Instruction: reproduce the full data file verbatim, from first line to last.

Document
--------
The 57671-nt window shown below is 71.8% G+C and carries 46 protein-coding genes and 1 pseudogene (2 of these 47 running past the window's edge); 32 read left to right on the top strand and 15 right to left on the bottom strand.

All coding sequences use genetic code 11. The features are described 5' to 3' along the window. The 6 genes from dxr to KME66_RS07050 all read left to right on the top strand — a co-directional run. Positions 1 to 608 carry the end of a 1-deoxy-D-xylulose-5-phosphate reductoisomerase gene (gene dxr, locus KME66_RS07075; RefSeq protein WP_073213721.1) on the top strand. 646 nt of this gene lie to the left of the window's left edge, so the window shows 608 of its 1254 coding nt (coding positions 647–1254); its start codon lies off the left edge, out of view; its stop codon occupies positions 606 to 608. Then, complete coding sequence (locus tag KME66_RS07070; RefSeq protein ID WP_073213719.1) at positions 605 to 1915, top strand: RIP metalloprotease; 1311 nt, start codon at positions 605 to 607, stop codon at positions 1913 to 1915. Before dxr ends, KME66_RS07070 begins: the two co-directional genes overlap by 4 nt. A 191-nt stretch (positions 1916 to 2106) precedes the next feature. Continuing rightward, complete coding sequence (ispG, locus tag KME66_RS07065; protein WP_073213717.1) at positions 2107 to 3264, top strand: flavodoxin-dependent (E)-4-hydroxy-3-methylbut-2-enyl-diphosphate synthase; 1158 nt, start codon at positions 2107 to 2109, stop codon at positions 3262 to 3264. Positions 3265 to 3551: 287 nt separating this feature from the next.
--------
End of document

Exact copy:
The 57671-nt window shown below is 71.8% G+C and carries 46 protein-coding genes and 1 pseudogene (2 of these 47 running past the window's edge); 32 read left to right on the top strand and 15 right to left on the bottom strand.

All coding sequences use genetic code 11. The features are described 5' to 3' along the window. The 6 genes from dxr to KME66_RS07050 all read left to right on the top strand — a co-directional run. Positions 1 to 608 carry the end of a 1-deoxy-D-xylulose-5-phosphate reductoisomerase gene (gene dxr, locus KME66_RS07075; RefSeq protein WP_073213721.1) on the top strand. 646 nt of this gene lie to the left of the window's left edge, so the window shows 608 of its 1254 coding nt (coding positions 647–1254); its start codon lies off the left edge, out of view; its stop codon occupies positions 606 to 608. Then, complete coding sequence (locus tag KME66_RS07070; RefSeq protein ID WP_073213719.1) at positions 605 to 1915, top strand: RIP metalloprotease; 1311 nt, start codon at positions 605 to 607, stop codon at positions 1913 to 1915. Before dxr ends, KME66_RS07070 begins: the two co-directional genes overlap by 4 nt. A 191-nt stretch (positions 1916 to 2106) precedes the next feature. Continuing rightward, complete coding sequence (ispG, locus tag KME66_RS07065; protein WP_073213717.1) at positions 2107 to 3264, top strand: flavodoxin-dependent (E)-4-hydroxy-3-methylbut-2-enyl-diphosphate synthase; 1158 nt, start codon at positions 2107 to 2109, stop codon at positions 3262 to 3264. Positions 3265 to 3551: 287 nt separating this feature from the next.